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Warner Home Video presents

Batman: The Animated Series—Volume One (1992)

"As a kid, I used you watch you with my father. The Gray Ghost was my hero...and he still is."- Bruce Wayne (Kevin Conroy)

Stars: Kevin Conroy, Mark Hamill
Other Stars: Bob Hastings, Adrienne Barbeau, Kate Mulgrew, Mark Singer, Richard Moll, Robert Costanzo, Rene Auberjonois, Lloyd Bochner, Michael Ansara, Jane Alan, Efram Zimbalist Jr., Ed Asner, Ed Begley Jr., Ron Pearlman, Arleen Sorkin, Diana Mulduar, John Vernon, Loren Lester, Paul Williams, Heather Locklear, Roddy McDowall, Adam West
Director: Various

MPAA Rating: Not Rated for (stylized violence)
Run Time: 10h:25m:00s
Release Date: 2004-07-06
Genre: animation

Image Transfer
Audio Transfer
A A-BA- B+


DVD Review

Twelve years ago, two first-time producers had a bold vision. Bruce Timm and Eric Rodamski, native Warner Bros. Animation employees, learned that the powers-that-be were looking to develop a new animated series featuring the original Caped Crusader. Both being big fans of the famed detective, they assembled a now legendary demo piece, showcasing a groundbreaking new style that aimed to capture the true essence of Batman, utilizing the best characters and aspects of the countless comic stories and film projects, both feature and television.

Visuals were extremely important. Merging 1940s art deco design with the computer technology of today, they give the blood-red-tinted Gotham city a timeless, modern feel. Among the spires prowled the Bat, drawn in a style unseen since the aforementioned decade. Character designs took on a simple, linear, somewhat angular motif, harkening back to the Max Fleischer Superman cartoons. With backgrounds painted onto black paper, an unheard of idea at the time, the show looked dark. Very dark. This was a bold, risky style that faced the threat of network censors with every frame.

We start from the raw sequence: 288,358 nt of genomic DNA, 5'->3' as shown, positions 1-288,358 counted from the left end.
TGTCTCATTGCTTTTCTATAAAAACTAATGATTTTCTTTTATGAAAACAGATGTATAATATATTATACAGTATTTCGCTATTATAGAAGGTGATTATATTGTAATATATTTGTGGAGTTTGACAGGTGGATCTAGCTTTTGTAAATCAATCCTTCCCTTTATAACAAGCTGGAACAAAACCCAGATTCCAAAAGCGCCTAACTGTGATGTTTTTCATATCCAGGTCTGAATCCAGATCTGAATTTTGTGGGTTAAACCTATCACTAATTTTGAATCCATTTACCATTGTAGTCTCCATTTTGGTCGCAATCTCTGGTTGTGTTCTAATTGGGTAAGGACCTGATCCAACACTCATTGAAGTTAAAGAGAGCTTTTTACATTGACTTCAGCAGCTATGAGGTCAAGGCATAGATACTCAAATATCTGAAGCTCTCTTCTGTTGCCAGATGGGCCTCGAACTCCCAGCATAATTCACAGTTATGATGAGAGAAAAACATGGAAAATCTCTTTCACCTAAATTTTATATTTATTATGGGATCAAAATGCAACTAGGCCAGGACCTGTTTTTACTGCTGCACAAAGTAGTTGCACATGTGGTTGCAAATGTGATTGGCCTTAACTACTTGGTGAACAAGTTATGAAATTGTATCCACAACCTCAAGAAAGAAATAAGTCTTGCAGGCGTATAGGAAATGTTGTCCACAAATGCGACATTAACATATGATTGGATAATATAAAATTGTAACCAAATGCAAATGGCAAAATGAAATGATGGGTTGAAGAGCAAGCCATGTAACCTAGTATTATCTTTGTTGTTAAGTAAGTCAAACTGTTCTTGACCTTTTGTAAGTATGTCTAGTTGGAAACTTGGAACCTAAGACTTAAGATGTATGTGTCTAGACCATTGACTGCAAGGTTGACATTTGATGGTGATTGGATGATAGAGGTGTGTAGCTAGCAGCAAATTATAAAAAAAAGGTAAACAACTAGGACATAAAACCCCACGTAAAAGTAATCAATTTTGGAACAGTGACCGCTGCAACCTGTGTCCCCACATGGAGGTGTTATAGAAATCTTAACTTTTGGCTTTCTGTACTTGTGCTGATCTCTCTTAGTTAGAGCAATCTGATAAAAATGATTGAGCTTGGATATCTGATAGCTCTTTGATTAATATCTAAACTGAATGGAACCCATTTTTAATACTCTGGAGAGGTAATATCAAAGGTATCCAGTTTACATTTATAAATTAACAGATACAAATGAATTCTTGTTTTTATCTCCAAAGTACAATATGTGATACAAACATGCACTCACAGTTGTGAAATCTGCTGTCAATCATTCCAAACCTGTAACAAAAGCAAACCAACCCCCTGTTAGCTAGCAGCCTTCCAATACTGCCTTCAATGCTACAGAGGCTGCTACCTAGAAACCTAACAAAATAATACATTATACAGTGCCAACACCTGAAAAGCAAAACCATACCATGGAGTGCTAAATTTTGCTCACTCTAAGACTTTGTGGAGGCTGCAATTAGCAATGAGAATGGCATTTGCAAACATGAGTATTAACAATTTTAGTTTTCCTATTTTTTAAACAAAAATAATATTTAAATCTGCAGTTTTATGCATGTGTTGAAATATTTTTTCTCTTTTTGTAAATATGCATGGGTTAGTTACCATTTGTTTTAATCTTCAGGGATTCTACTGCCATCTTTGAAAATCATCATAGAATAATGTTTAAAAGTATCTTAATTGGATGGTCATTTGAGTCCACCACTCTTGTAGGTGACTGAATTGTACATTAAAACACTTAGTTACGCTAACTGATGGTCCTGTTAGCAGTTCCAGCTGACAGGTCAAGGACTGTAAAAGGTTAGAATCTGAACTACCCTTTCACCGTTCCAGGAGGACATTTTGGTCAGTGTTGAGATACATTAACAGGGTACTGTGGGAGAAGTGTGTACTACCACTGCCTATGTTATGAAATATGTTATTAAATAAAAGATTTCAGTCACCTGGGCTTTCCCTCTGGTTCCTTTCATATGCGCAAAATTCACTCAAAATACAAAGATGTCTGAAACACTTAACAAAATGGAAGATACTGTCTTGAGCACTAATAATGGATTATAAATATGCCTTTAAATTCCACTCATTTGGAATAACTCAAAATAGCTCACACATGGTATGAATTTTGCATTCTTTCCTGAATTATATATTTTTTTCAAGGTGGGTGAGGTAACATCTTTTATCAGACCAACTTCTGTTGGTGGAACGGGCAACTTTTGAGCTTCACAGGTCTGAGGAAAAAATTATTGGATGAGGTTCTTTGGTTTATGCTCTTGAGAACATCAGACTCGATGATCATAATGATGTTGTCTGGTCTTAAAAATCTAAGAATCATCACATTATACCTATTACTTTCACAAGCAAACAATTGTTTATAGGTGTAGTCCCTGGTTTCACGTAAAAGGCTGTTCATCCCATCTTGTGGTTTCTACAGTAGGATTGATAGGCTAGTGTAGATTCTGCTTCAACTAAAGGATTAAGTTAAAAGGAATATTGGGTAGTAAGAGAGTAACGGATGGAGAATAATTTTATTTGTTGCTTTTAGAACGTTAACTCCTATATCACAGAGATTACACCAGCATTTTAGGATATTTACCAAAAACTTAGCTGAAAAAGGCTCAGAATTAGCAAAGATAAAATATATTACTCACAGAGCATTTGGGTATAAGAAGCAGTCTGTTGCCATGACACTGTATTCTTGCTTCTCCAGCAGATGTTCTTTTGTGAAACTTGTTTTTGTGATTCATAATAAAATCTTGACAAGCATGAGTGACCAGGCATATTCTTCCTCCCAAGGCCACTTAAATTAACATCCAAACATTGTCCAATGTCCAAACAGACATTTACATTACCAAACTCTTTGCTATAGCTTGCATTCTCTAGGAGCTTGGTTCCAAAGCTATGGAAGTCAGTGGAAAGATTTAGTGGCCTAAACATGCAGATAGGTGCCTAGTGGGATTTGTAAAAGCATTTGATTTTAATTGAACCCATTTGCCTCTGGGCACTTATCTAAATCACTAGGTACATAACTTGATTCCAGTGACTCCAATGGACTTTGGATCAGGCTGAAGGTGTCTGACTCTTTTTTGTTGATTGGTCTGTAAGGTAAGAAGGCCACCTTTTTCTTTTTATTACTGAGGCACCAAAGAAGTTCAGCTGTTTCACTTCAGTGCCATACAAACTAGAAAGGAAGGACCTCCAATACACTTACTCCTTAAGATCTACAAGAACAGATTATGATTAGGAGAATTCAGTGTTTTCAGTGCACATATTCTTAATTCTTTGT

Timm and Rodamski set out to not only to bring an entirely new Batman to the screen, but to fill the cels with real stories and characters that had lives, desires and motivations beyond ruthless destruction or simply "doing good." They aimed to bring a complexity to the franchise that adults would enjoy, along with the action and simple lessons kids would eat up. It was certainly a fine line that some may have felt they crossed (by using a common gangster motif, with tommy guns blazing), but the level of violence was necessary, and thankfully not excessive.

With Kevin Conroy's distinctive voice backing Batman, the Dark Knight had a new persona. Joined by the likes of Mark Hamill as the infamous Joker, this show had some stunning voice talent. The producers culled real actors from the ranks, not mere vocal performers. Using these amazing talents, some of the best characters were brought to stunning life throughout the first season, including Scarecrow, Clayface, Man-Bat, Two-Face, Poison Ivy, Catwoman, Mr. Freeze, Mad Hatter, Penguin and of course, Joker. Oh, let's not forget Batman's most loyal confidant/butler, Alfred.

In addition to the fine visuals that only improved over time (with the New Batman/Superman Adventures being the best, ultimate refinement of the Timm style—these first designs are a bit too “fleshy”), the show was afforded an epic, theatrical feel by some extraordinary musical scores, mostly composed by Danny Elfman conductor Shirley Walker. Her gothic, brassy compositions, taking a welcome page from Elfman's moody score for Tim Burton's incarnation, brought the show to an entirely new level.

The stage was set. Now, time for these visionaries' project to come to life. Armed with scripts that treated the world of Gotham as real, populated with no flat characters, all the pieces come together to create one of the most well-executed, faithful animated series ever created. This is Batman at his best, folks. The show simply shines when character, drama and action combined to create real, full stories, or “mini-movies” as the producers like to call them. One such shining example is the now legendary Heart of Ice, written by Paul Dini. This episode takes the somewhat flat character of Mr. Freeze and gives him a stunning, tragic back story regarding a lab experiment gone wrong, causing the death of his wife. His new persona is fueled not by ice, but by a thirst for revenge. Touching visuals and dialogue create one of the best Batman stories ever written.